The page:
Kamakura-bori incense box with Narcissus and Chrysanthemum design

$1,660.00

Kamakura-bori incense box with Narcissus and Chrysanthemum design
Kamakura-bori incense box with Narcissus and Chrysanthemum design
Kamakura-bori incense box with Narcissus and Chrysanthemum design
Kamakura-bori incense box with Narcissus and Chrysanthemum design
Kamakura-bori incense box with Narcissus and Chrysanthemum design
Kamakura-bori incense box with Narcissus and Chrysanthemum design
Kamakura-bori incense box with Narcissus and Chrysanthemum design
Kamakura-bori incense box with Narcissus and Chrysanthemum design
Kamakura-bori incense box with Narcissus and Chrysanthemum design
Kamakura-bori incense box with Narcissus and Chrysanthemum design
Kamakura-bori incense box with Narcissus and Chrysanthemum design
Kamakura-bori incense box with Narcissus and Chrysanthemum design
Kamakura-bori incense box with Narcissus and Chrysanthemum design
Kamakura-bori incense box with Narcissus and Chrysanthemum design
Kamakura-bori incense box with Narcissus and Chrysanthemum design
  • Region/Era Japan / Momoyama-Edo period
  • Size H4.5×W9.8×D8.2cm
  • Condition Two vermilion lacquer repairs on the corners
  • Accessory Shifuku, wood box
  • No. 42nk-44

This is a rare box-shaped piece of Kamakura carving.
The size of the box suggests that it may have been used as an incense box.

On the upper surface of the lid is a single large open chrysanthemum flower in the centre. Surrounding it are buds and five-minute flowers.
The sides of the lid and body are decorated with alternating clusters of daffodils and gourds with thick foliage.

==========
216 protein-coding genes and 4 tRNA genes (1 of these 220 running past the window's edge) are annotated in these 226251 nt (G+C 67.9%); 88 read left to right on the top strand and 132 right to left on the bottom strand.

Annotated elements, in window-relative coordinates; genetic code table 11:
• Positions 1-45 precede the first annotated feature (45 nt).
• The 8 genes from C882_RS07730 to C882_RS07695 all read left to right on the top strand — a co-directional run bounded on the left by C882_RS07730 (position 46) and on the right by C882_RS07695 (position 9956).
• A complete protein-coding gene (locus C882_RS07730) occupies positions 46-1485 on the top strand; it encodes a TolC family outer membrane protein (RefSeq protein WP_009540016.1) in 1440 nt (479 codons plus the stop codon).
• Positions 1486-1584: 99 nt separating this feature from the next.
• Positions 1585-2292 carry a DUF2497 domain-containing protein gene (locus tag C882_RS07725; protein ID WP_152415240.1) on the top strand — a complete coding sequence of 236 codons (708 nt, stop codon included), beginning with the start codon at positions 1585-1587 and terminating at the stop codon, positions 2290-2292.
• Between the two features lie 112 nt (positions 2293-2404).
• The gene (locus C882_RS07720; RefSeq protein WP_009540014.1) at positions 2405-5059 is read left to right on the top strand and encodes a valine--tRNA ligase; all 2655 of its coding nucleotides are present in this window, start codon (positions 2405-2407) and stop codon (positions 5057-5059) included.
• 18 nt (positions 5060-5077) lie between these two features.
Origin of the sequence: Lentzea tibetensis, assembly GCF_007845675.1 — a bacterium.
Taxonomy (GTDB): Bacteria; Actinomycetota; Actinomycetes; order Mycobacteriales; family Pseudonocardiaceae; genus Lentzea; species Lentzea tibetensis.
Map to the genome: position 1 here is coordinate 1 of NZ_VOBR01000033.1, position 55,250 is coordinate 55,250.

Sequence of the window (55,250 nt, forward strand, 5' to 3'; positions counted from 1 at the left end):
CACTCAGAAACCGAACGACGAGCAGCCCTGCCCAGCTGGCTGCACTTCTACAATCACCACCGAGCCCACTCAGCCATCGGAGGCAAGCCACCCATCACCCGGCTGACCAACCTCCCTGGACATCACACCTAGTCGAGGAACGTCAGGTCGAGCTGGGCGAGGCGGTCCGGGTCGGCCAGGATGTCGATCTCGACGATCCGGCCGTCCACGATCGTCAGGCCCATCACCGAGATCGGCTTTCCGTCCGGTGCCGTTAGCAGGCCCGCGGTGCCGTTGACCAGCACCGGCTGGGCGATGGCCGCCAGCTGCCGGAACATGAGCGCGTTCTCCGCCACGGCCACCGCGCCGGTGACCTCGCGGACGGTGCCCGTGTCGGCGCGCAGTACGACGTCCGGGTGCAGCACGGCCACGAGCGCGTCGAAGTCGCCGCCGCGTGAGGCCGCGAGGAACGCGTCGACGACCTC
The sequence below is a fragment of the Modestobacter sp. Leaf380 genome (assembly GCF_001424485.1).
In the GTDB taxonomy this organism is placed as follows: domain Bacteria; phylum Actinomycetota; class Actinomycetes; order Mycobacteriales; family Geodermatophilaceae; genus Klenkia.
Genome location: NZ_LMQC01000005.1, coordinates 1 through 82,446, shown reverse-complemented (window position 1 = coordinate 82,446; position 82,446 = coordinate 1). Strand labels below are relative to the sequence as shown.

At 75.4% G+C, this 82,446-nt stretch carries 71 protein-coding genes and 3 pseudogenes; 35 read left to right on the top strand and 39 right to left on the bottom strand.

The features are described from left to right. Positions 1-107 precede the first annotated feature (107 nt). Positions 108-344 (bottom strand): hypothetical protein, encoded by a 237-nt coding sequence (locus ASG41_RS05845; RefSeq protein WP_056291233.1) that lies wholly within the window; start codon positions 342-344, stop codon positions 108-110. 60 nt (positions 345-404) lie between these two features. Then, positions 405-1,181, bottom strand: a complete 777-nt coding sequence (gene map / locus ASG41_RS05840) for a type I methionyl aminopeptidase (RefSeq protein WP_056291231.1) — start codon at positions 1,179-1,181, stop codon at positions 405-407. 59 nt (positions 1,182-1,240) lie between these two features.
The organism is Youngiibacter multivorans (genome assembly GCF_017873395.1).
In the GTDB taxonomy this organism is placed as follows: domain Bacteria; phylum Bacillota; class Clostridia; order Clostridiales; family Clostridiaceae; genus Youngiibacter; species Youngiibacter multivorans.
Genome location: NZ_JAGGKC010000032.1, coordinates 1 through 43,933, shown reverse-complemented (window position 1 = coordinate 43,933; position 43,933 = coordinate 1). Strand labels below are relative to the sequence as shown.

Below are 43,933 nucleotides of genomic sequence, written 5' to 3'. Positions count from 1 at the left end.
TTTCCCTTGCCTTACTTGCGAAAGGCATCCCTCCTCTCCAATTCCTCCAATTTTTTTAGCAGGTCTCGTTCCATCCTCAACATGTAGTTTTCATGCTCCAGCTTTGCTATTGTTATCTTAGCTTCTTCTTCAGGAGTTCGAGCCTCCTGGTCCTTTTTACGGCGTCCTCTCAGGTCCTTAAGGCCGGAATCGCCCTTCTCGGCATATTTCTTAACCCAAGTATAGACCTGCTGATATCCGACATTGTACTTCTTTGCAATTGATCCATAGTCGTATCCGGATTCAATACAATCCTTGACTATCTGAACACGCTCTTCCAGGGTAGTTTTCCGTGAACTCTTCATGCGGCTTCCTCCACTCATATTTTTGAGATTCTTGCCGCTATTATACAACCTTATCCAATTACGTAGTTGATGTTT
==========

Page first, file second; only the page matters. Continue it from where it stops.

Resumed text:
The use of three different botanical designs without the peony design, which is by far the most common type of Kamakura carving, is very unique.
This is a gorgeous small box that successfully incorporates the natural scenery that can still be seen in each season into its design.

IInfluenced by Chinese Zen Buddhism culture, Kamakura carving began as a Buddhist master's copying of carved lacquerware from China.
From the rich Chinese style of the Muromachi period (1336-1573), the style gradually became popularised and was incorporated into the tea ceremony culture, leading to the production of not only Buddhist ritual utensils but also incense containers, tea utensils and trays.

 The soft, Japanese flavour of this work is thought to reflect a somewhat different sensibility from that of the time when faithful copies of Chinese objects were made under the influence of Zen Buddhism.

The corners have been repaired with vermilion lacquer from age-related peeling, but there are no other cracks and it is in very good condition.

 Comes with a shifuku pouch and a wood box.

To pick up and see the actual item in the gallery.

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